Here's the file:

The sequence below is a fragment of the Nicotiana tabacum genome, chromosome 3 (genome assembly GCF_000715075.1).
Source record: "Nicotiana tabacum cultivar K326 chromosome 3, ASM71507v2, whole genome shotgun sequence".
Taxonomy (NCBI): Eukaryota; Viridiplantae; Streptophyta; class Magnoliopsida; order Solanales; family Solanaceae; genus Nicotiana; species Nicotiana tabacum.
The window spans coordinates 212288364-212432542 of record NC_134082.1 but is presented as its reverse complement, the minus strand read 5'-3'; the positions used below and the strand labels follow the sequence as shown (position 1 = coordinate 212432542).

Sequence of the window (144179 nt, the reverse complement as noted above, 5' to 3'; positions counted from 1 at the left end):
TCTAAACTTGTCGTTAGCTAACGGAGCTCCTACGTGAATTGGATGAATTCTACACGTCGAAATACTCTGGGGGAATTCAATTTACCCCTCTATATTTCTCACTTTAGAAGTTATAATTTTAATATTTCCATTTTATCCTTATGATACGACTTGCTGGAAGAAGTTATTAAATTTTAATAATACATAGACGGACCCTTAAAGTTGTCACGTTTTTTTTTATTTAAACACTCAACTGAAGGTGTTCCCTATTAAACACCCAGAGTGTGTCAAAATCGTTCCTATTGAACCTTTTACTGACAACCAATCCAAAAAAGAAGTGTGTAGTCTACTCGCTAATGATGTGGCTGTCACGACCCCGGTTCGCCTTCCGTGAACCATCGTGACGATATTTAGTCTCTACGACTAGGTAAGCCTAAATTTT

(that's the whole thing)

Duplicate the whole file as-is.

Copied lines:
The sequence below is a fragment of the Nicotiana tabacum genome, chromosome 3 (genome assembly GCF_000715075.1).
Source record: "Nicotiana tabacum cultivar K326 chromosome 3, ASM71507v2, whole genome shotgun sequence".
Taxonomy (NCBI): Eukaryota; Viridiplantae; Streptophyta; class Magnoliopsida; order Solanales; family Solanaceae; genus Nicotiana; species Nicotiana tabacum.
The window spans coordinates 212288364-212432542 of record NC_134082.1 but is presented as its reverse complement, the minus strand read 5'-3'; the positions used below and the strand labels follow the sequence as shown (position 1 = coordinate 212432542).

Sequence of the window (144179 nt, the reverse complement as noted above, 5' to 3'; positions counted from 1 at the left end):
TCTAAACTTGTCGTTAGCTAACGGAGCTCCTACGTGAATTGGATGAATTCTACACGTCGAAATACTCTGGGGGAATTCAATTTACCCCTCTATATTTCTCACTTTAGAAGTTATAATTTTAATATTTCCATTTTATCCTTATGATACGACTTGCTGGAAGAAGTTATTAAATTTTAATAATACATAGACGGACCCTTAAAGTTGTCACGTTTTTTTTTATTTAAACACTCAACTGAAGGTGTTCCCTATTAAACACCCAGAGTGTGTCAAAATCGTTCCTATTGAACCTTTTACTGACAACCAATCCAAAAAAGAAGTGTGTAGTCTACTCGCTAATGATGTGGCTGTCACGACCCCGGTTCGCCTTCCGTGAACCATCGTGACGATATTTAGTCTCTACGACTAGGTAAGCCTAAATTTT